The upper cut is a very powerful punch indeed. It is often used as a finisher move against opponents that have been worn down by fighting, and it is appropriately called a finisher because the fight usually ends by knock out if a successful uppercut is landed. It, along with the cross, is one of the main power punches performed by professional boxers and fighters, and in tournament settings, is counted for statistical tracking or points. In the real world, you hardly ever see uppercuts, because most people are facing untrained opponents. Those who get in fights without knowing how to fight often throw hooks or haymakers, which involve wide arcing movements that are easy to tell, easy to dodge, and easy to block. The uppercut however, has none of these traditional weaknesses. It easily gets by many opponents guards, and can be performed by either a lead weak hand as a opener or distraction, or by the strong hand as part of an ending combination. The only way to cleanly dodge an uppercut is to simply be out of range of the punch by moving backwards, but if you are in a limited space, like a ring or alleyway, that’s not always an option.
So, to perform the uppercut, we will of course start from our basic stance once more. After assuming the position, you’ll want to initiate this attack with the hand of your choice. By upper cutting with a lead hand, you lose some power, but gain speed and surprise, so let’s start there. You’ll want to make sure you are in close quarters with your opponent, as this technique is best done by slipping your lead hand between their guard during the movements. You’ll use mainly the trunk of your body for the power behind this punch. Start low, bringing the lead hand down a bit near their solar plexus, and exhaling as you propel the fist upwards. You’ll make a hook, like a pirate, while your fist connects with the bottom of their chin. You should be looking at the inside of your forearm as you complete the punch. Follow through until you reach their chin. Often times, their head will rock backwards, allowing you to propel the fist all the way up into the air before resuming the guard position.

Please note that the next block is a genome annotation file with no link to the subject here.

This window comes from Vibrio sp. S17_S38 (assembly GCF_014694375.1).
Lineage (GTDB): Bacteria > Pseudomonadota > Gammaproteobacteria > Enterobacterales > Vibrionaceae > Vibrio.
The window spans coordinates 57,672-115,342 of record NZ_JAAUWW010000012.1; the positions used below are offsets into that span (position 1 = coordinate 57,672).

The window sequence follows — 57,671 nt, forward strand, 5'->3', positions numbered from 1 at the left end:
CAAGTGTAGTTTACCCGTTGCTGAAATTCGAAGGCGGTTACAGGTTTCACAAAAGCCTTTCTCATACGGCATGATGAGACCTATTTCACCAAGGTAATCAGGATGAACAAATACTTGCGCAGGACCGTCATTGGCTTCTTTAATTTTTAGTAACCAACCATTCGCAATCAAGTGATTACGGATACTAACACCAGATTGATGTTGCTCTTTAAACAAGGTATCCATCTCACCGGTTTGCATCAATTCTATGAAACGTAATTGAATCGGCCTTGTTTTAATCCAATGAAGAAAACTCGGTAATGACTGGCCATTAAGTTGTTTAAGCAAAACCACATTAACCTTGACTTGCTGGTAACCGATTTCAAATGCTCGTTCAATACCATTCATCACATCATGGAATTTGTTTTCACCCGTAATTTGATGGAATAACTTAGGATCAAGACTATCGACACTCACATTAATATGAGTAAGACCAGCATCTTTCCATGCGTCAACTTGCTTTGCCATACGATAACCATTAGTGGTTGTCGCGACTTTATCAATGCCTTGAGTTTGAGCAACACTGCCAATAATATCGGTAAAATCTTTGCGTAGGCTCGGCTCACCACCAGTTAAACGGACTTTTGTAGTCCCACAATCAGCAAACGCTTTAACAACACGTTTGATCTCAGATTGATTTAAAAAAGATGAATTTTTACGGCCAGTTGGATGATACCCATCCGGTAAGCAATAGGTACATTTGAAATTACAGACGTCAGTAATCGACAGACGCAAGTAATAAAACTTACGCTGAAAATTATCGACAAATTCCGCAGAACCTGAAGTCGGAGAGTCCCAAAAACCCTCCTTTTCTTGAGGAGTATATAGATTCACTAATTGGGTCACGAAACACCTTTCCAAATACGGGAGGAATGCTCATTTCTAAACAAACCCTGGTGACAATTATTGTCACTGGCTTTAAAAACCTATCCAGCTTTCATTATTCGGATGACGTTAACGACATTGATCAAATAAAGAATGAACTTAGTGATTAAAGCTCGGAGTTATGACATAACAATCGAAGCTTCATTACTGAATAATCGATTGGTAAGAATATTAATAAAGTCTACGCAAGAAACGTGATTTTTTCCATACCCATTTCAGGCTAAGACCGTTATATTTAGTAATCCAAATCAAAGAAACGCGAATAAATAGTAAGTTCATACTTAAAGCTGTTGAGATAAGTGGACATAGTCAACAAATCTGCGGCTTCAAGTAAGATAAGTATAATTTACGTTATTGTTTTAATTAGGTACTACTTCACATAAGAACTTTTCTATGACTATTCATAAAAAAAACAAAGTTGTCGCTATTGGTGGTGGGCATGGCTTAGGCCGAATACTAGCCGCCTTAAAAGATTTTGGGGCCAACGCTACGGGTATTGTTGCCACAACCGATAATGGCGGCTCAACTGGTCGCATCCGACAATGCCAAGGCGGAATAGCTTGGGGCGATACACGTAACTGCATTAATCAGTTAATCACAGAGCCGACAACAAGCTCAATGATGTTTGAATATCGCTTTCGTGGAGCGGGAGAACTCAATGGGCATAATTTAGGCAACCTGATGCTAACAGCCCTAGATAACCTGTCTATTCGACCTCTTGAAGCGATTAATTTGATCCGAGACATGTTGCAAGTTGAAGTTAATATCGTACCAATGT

For an uppercut with real power behind it, you’ll perform the same basic motions, but with your strong hand instead. The downside to this method of the uppercut is that while it is considerably more powerful, it’s harder to successfully connect. The reason behind the power is the same concepts as the power behind the cross. The hip rotation and full body involvement in the cross uppercut lends itself to greater momentum and force transference, but it is slower, easier to see it coming, and requires you to be even closer to your opponent. For these reasons, I would recommend that you only aim this uppercut at the solar plexus of an opponent, as the follow through on a missed uppercut to the chin leaves you open for attacks by the enemy.